26 November 2012

Forty more years of slow growth

by Jorgen Randers

[Second of three parts]
Will the rich world ever return to the high economic growth rates of the pre financial-crisis era? My answer is no, for the reasons given below. That is bad news for those who rely on GDP growth for increased prosperity and profit. But it is good news for those who worry about global resource shortages. A slow-growing world economy will consume less resources and give technology more time to evolve resource-efficient solutions. The human ecological footprint will remain lighter. The planet will fare better.
     Over the last forty years world GDP has grown by an average 3.5% per year. This growth can be seen as a combination of growth in a) the labour force and b) labour productivity. Since 1970 both have grown: the population by 1,5 % per year, and productivity by 2 % per year, when measured as annual output per person between 15 and 65 years of age.
     I expect both growth rates to decline, especially in the rich world (defined as the members of the OECD). Here the population (and potential labour force) is about to stagnate. After 2015 the potential work force will be declining. And, sadly for many, there is no reason to believe that productivity growth will recover from its long-term downwards trend – from high values of 4 % per year sixty years ago to 1 % per year today. The most productive economy of the world, the US, only managed 0,5 % per year during the 2000s. After the financial crisis US productivity has declined.
     The slowing growth - both in population and productivity - is fundamental and simple to explain. Population growth will stop because the increasingly educated and urban women of the rich world will continue to choose jobs over children. In demographic terms: Total fertility (the number of children per woman during her reproductive age) will continue its long-term decline. The old EU-15 is showing the way. Its population is stagnant – average fertility has been below the replacement rate for a generation. Had it not been for immigration, the EU’s population would have been declining, in a similar way to Japan’s.
     Secondly, productivity growth will slow because it is difficult to raise productivity in “mature” economies, where most people work in personal services and social care. It was simpler to raise productivity in agriculture, move the freed labour into manufacturing, and then onwards to services – with the help of capital, new technology, and economies of scale. This raised labour productivity in physical production. Now, having spent twenty years increasing productivity in office work with computers, we are left with most people in personal services, health care, and social care. Activities which are harder – but not impossible to make more efficient: robots in nursing homes are thinkable!
     In summary I forecast that the growth rate of the rich world will stay well below the historical average from 1970 of 2,7 % per year. I estimate that the rich world will grow by a meagre 0,2 % per year on average to 2050, because of ever slower growth in population and productivity.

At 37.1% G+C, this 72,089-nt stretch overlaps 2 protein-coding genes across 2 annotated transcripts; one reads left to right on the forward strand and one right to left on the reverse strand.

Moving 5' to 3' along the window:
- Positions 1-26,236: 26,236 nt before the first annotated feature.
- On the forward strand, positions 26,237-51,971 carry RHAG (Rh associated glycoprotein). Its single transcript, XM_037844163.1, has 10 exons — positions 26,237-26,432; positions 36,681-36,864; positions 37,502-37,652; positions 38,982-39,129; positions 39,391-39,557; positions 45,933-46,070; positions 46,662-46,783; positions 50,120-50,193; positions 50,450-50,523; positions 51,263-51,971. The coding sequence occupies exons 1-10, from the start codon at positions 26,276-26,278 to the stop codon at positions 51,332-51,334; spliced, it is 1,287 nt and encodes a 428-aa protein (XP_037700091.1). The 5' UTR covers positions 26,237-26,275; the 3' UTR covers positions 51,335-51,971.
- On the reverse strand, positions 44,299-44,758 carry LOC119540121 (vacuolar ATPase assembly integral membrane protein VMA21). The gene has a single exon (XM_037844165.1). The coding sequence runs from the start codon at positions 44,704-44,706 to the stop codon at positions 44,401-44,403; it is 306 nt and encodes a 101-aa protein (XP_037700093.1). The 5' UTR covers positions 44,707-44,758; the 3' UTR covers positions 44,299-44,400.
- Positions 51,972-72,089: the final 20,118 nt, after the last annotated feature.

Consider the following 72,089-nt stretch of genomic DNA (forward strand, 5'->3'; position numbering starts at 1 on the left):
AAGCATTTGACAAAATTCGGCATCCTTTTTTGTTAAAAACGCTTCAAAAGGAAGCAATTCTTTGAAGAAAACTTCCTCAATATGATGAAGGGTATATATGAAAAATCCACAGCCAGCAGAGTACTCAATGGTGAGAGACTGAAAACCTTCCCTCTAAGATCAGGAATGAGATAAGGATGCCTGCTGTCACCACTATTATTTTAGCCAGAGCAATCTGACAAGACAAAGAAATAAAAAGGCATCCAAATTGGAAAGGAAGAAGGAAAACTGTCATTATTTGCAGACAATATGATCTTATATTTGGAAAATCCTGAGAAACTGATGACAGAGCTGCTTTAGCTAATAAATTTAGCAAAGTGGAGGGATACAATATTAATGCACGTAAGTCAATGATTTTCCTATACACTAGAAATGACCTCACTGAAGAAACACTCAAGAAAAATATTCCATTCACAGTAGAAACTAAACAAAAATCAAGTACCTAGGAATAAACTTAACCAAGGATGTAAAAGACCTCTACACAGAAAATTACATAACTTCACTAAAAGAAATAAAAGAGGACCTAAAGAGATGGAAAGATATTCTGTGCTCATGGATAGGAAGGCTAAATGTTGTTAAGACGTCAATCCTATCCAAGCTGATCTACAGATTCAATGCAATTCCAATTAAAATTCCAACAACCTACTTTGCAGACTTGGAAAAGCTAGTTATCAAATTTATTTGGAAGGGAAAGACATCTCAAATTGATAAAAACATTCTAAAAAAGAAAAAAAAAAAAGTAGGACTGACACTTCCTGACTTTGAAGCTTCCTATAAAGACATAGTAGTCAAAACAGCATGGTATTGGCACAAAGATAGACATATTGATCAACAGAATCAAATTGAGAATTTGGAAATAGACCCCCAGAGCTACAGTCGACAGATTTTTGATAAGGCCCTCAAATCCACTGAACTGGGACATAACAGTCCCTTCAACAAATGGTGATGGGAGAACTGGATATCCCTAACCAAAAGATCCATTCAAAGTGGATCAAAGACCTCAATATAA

There will be huge regional differences. While the rich world will grow ever slower, China and some large emerging economies will show spectacular growth, partly due to population growth (outside China) and productivity growth (both in China and elsewhere). Their growth task will be simpler while they are still catching up with the West, and able to copy their solutions.
     Slow GDP growth does not necessarily mean slow growth in total consumption. What matters is what is left of GDP after necessary investment. My sad conclusion is that this number – consumption per person – will decline over the next forty years in the rich world. One reason is slow growth in output per person-year. Another is that rich world workers will have to pay for another hit over the next several decades. We will have to increase the investment rate (the fraction of GDP used to ensure future consumption) in order to counter the oncoming rush of problems of depletion, pollution, and climate change – through additional expenditure on technology and infrastructure. This will reduce the amount available for consumption.
     So not only will we live in economies with historically slow GDP growth. The citizens of the rich world will experience decline in their after-tax disposable income because they must pay for additional investments in solutions. To make things worse, if the emerging distributional injustice (especially in the US) is not solved up front, it will further slow future GDP growth because of increasing labour unrest and tension. It is difficult to fine-tune a service economy with an unwilling, uncooperative and dissatisfied work force.
     One advantage of decades of slow growth is that it will keep the human ecological footprint lower and stretch available resources, at last until 2052. The downside is that there will be more poverty and possibly run-away climate change in the second half of the 21st century.
     The rich world will face slower than normal GDP growth over the next forty years, and should start to act accordingly. Investors should think through what this means for investment returns. And society ought to embark on the long overdue mission to create a society which seeks increased life satisfaction for its citizens rather than higher GDP.

Jorgen Randers is professor at the Norwegian Business School BI and co-author of The Limits to Growth in 1972, the Report to the Club of Rome, and its two sequels. His most recent book, published in May 2012, is 2052 - A Global Forecast for the Next Forty Years, also a report to The Club of Rome.